That soon became the accepted version of events. Most people, including this writer, accepted this hypothesis as being plausible, at least partially. A possibly deranged pilot turns off all communication devices and makes an abrupt turn toward the west. Followed by a second turn to the northwest heading towards the Indian subcontinent; or possibly the southwest — the latter which would take the B777 towards the empty vastness of the Indian Ocean. Since no further radar positions were reported, it was concluded that the perpetrator ultimately ditched the aircraft in the middle of the sea, never to be found again.
Where is the evidence?
The alleged ‘new route’ of the aircraft was never a well-supported theory. Several individual primary radar positions have been put forward as being those of MH370, but because they carry no identification data, any aircraft in the region that night could have generated them. That part of the world is busy throughout the night, with flights criss-crossing Asia en route to the Gulf (Middle East) and Australia. No continuous radar plot has been shown tracking MH370 from position IGARI westbound, something that most ADIZ radars should have recorded.
The purported track was cobbled together by a group of engineers and computer geeks at Inmarsat, a satellite telecommunications provider. It was claimed that a device onboard the aircraft exchanged electronic ‘handshakes’ with one particular satellite while on its way to the Indian Ocean. Under normal circumstances this data does not contain position information. But, the ‘experts’ claimed, due to a malfunction on this particular satellite they were able to glean position information for this flight only. It was not possible to verify the claim as only that satellite was experiencing the glitch that made it possible. What a coincidence!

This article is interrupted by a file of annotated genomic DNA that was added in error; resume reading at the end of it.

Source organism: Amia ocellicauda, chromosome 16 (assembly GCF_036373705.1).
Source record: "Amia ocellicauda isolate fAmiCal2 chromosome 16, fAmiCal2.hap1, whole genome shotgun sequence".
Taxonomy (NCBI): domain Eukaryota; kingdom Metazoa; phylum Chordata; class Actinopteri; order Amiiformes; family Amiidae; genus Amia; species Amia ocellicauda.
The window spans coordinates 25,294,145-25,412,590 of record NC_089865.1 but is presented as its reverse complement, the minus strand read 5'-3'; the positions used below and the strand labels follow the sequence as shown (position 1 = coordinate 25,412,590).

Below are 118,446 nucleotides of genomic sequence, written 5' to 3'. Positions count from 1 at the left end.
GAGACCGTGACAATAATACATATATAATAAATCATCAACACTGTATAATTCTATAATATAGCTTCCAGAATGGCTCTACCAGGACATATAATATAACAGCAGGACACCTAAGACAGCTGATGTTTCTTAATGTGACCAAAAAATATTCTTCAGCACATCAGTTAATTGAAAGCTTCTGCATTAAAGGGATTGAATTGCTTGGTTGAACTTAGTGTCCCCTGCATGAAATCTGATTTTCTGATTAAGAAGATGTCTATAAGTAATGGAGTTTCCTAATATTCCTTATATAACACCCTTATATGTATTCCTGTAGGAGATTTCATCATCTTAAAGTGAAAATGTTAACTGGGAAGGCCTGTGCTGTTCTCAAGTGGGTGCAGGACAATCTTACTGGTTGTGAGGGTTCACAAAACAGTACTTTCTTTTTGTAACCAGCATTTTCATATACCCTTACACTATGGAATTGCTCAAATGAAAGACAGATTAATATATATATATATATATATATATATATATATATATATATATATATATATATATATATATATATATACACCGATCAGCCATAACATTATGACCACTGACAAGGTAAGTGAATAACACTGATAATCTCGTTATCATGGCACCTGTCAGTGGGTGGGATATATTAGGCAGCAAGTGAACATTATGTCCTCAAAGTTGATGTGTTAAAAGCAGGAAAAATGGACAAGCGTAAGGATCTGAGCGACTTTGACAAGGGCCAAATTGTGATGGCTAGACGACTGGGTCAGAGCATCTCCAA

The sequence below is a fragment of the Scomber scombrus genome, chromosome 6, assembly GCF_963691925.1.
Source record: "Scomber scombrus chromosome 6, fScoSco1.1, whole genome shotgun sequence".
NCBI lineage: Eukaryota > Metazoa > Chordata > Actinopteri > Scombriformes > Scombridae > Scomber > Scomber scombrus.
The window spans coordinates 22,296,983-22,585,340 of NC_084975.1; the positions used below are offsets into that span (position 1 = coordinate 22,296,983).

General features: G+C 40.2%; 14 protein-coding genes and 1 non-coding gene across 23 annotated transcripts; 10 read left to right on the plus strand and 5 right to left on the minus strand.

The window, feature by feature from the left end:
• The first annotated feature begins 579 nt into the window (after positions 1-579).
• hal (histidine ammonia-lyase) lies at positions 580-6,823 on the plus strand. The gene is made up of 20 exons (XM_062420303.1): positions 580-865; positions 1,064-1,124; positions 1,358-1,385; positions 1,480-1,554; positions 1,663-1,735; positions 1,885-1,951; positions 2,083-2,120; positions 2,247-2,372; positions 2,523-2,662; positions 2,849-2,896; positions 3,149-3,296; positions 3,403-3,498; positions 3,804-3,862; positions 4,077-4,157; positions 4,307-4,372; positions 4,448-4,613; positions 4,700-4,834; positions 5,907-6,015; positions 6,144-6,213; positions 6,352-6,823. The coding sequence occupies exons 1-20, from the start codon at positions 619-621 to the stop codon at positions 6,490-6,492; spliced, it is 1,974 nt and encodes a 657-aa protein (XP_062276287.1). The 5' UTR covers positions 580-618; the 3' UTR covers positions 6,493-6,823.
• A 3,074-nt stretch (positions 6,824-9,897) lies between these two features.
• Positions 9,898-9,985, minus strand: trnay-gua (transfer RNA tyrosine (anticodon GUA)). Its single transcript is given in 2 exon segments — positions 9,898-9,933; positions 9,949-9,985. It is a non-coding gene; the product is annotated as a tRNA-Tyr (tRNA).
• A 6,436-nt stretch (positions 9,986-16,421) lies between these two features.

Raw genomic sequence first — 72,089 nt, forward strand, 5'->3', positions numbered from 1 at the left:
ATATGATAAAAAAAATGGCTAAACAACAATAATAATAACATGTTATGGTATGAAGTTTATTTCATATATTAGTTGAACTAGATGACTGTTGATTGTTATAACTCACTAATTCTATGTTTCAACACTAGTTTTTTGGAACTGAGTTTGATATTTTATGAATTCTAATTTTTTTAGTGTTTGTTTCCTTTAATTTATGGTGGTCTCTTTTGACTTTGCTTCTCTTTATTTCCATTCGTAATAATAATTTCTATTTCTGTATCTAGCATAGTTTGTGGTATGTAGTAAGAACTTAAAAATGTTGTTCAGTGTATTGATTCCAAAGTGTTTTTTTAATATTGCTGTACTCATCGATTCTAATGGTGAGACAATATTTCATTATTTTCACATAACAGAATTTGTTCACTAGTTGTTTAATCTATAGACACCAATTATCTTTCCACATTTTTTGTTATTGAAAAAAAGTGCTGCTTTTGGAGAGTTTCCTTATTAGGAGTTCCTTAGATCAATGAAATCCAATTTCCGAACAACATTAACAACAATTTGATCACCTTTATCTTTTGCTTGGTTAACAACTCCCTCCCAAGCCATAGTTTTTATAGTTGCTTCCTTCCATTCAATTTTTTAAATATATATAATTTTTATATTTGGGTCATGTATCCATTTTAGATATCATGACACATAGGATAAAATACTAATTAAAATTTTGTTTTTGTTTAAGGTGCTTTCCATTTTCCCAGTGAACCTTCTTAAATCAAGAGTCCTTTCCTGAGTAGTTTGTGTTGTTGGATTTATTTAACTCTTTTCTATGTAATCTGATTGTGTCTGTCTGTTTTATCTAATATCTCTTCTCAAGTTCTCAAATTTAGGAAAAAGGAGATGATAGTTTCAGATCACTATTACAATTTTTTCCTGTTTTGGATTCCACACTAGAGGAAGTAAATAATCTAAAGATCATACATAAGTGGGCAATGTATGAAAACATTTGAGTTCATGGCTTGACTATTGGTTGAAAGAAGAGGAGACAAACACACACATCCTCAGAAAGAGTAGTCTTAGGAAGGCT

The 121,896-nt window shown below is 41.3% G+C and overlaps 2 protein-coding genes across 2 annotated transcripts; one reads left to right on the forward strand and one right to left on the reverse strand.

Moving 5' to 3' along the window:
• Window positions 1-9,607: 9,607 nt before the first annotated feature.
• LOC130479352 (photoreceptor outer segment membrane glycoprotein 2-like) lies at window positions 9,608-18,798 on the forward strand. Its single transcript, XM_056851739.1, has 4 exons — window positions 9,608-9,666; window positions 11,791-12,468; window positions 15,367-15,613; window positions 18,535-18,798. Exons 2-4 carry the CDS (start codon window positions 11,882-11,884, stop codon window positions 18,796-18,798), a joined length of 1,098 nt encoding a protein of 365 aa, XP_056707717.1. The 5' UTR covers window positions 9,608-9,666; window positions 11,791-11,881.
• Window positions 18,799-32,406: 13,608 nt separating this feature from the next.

A huge and expensive effort to find the wreckage on the sea floor of the Indian Ocean was conducted, to no avail. Not a trace of the wreck or the locator beacons fitted to the flight data recorders (the so-called ‘black boxes’) were ever detected. However, a few years later some items of debris washed up on the shores of Mauritius, Madagascar and Tanzania, at the western edge of the Indian Ocean crash zone. While they appeared to be parts from a Boeing 777, none have, to date, been positively matched with components of 9M-MRO, the missing aircraft.
Along comes a sceptic
Florence de Changy is a reporter who has been covering the Asian region in many Francophone publications including Paris Match, and for Radio France. In a recently published book titled The Disappearing Act: The Impossible Case of MH370, she looks deep into the accepted theories and puts forward a new hypothesis as to what really happened.
SPOILER ALERT: Do not read any further unless you wish to know what Ms de Changy says in her book.
Debunking accepted theories
The strongest part of The Disappearing Act is the detailed and well-researched manner in which the author disproves many accepted theories concerning the disappearance of MH370.
For instance, the media presented a picture of Captain Shah as a lonely and bitter divorcé, estranged from his family. This has been exposed as a blatant lie. Rumors of a ‘second family’, based on a Facebook post by a niece, have also been disproved.